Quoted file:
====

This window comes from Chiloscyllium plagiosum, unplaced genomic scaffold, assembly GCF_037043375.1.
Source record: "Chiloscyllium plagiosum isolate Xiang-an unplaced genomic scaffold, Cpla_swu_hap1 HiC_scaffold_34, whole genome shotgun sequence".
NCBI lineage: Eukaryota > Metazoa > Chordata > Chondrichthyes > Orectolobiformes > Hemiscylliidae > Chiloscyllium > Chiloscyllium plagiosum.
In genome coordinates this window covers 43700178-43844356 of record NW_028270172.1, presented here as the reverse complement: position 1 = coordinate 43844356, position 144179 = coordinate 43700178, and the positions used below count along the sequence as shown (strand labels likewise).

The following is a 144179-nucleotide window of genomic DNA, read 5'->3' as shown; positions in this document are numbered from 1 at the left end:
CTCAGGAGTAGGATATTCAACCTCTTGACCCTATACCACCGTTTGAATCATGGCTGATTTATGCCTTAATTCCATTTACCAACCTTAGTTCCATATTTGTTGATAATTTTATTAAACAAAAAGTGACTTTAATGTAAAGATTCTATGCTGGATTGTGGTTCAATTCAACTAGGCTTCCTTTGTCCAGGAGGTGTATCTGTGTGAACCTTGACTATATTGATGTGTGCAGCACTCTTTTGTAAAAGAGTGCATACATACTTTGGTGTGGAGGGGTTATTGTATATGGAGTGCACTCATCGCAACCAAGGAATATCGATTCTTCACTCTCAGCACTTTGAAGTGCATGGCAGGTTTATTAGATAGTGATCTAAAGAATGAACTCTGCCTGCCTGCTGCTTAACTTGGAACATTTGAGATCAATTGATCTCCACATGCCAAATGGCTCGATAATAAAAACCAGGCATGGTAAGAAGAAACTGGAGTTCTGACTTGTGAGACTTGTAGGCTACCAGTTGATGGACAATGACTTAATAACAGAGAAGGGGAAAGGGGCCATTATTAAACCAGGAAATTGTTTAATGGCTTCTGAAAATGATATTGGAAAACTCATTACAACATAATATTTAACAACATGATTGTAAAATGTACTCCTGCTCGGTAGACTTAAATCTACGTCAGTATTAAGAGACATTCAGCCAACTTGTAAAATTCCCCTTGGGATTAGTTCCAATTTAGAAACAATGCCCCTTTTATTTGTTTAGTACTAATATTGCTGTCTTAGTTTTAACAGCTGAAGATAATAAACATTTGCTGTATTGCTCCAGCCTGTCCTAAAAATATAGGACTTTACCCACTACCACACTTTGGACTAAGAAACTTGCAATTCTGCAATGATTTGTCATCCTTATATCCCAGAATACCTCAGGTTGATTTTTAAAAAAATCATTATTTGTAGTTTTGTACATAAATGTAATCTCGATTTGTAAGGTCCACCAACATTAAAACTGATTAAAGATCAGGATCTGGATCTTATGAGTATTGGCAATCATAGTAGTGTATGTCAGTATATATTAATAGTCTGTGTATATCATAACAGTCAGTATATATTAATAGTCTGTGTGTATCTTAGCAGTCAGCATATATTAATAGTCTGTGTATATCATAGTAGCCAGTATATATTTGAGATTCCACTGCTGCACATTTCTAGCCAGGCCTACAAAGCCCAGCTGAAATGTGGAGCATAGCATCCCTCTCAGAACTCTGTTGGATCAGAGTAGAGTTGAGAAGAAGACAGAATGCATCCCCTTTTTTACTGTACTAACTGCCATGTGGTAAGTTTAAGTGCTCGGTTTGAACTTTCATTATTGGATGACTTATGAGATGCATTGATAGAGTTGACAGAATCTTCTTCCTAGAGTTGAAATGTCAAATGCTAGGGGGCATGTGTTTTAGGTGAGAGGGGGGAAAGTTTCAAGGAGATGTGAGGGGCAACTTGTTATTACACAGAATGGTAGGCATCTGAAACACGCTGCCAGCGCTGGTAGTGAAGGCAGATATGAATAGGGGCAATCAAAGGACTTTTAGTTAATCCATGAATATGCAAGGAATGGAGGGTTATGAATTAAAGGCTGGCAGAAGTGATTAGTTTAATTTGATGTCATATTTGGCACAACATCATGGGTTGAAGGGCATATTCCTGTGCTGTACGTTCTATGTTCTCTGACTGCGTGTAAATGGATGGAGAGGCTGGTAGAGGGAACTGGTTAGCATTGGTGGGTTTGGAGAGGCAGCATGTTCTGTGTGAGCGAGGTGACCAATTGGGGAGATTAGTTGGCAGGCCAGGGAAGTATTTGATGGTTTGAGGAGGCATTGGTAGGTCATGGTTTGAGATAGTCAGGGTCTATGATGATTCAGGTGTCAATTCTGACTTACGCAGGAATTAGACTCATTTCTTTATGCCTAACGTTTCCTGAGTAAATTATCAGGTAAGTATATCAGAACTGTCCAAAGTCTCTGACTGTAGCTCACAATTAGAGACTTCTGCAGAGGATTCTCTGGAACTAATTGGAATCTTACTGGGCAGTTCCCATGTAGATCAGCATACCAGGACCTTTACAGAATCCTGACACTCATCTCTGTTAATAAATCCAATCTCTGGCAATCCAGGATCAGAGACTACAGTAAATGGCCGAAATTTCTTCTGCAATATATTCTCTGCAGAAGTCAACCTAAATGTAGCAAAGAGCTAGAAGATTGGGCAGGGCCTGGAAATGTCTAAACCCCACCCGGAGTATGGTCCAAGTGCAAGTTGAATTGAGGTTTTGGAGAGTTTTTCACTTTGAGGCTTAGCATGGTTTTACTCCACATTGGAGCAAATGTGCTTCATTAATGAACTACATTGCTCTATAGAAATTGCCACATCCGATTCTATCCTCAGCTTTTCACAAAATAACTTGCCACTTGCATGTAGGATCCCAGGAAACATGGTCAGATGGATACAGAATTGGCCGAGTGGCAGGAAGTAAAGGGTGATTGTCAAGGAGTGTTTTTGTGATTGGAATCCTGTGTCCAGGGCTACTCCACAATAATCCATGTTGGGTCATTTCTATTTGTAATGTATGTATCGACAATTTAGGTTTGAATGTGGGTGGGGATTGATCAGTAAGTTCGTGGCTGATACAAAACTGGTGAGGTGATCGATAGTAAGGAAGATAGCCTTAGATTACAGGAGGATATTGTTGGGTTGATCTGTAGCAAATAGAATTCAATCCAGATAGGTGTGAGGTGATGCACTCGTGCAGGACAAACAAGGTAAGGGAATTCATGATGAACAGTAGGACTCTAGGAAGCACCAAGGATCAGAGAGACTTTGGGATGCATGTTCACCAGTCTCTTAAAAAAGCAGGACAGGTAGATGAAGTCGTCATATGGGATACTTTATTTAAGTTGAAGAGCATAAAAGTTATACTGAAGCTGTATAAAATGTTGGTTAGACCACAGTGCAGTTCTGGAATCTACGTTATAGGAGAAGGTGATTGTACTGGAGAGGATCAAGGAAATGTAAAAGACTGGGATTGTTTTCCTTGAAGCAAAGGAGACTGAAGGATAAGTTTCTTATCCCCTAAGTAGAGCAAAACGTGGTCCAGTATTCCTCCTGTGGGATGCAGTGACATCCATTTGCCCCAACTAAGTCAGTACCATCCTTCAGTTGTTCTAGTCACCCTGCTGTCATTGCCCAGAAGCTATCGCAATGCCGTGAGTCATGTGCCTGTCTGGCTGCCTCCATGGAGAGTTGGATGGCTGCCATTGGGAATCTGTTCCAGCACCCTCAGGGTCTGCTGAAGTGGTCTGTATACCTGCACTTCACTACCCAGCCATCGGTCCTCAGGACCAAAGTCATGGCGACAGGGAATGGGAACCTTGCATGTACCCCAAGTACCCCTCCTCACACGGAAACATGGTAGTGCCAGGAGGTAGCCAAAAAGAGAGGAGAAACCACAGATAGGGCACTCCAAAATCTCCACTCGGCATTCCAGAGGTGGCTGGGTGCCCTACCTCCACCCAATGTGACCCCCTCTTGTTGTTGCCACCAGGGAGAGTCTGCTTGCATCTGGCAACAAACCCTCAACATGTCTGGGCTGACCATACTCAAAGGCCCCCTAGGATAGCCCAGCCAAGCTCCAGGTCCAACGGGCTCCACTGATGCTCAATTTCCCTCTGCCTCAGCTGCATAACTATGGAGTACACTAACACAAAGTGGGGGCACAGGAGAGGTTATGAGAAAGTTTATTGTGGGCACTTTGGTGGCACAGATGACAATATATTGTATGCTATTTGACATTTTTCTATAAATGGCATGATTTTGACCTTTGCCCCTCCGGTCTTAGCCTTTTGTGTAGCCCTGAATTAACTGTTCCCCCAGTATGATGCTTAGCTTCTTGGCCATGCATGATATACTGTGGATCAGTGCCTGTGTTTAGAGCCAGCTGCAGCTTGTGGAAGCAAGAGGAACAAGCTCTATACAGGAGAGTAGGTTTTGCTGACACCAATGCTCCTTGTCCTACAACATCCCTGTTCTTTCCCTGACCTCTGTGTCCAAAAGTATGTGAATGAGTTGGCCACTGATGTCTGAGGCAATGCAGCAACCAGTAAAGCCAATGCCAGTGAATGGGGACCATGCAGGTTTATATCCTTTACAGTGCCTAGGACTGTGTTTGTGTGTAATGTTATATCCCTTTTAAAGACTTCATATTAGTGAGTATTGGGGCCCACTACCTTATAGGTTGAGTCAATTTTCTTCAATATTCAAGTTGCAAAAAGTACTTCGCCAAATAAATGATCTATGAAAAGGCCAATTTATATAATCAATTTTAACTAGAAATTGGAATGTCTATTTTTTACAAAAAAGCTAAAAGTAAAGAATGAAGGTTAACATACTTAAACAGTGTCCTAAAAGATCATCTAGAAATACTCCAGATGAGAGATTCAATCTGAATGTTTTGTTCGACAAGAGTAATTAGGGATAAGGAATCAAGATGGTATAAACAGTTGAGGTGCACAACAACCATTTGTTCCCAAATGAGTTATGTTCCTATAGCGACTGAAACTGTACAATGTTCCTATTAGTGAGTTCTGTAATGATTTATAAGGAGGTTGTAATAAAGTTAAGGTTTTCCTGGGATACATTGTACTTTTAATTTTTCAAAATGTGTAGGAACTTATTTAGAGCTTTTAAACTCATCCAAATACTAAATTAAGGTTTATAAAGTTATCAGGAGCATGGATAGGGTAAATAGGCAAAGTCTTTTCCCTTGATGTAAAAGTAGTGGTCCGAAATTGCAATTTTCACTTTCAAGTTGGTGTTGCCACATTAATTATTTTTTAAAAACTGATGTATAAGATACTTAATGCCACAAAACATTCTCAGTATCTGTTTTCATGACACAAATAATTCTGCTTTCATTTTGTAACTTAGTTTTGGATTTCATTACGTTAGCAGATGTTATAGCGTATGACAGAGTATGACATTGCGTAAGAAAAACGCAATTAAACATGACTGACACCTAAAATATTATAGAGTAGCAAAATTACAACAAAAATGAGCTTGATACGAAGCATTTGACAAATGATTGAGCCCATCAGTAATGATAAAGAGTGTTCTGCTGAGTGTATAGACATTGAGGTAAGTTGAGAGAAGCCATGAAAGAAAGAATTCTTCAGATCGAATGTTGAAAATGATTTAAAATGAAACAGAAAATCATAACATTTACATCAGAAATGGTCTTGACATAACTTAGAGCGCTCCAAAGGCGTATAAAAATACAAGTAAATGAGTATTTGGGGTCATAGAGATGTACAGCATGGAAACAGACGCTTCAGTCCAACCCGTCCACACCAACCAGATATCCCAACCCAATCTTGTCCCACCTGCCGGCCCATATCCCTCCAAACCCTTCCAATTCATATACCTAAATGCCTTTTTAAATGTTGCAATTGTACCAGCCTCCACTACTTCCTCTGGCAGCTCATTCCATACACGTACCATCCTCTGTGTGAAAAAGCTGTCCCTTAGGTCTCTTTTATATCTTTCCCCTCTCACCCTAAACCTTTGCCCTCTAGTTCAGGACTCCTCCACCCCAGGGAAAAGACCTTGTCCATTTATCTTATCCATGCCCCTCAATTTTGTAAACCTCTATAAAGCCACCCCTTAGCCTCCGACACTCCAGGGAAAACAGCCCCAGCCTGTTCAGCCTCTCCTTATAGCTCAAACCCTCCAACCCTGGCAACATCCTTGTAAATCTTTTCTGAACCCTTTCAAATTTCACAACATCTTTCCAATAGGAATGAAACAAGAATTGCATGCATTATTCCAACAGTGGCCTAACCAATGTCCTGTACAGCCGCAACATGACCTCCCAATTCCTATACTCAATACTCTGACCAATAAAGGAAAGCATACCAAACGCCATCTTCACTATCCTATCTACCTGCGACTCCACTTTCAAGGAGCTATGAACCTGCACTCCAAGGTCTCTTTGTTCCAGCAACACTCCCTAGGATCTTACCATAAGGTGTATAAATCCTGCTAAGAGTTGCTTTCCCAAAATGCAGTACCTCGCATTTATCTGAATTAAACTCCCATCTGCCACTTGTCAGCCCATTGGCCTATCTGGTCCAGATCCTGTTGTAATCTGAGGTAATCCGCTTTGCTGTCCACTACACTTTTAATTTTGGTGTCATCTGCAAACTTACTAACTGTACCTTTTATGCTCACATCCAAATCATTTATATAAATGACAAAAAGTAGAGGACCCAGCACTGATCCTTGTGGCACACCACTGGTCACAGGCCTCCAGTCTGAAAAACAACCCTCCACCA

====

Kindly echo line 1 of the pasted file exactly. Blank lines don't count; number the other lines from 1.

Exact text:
This window comes from Chiloscyllium plagiosum, unplaced genomic scaffold, assembly GCF_037043375.1.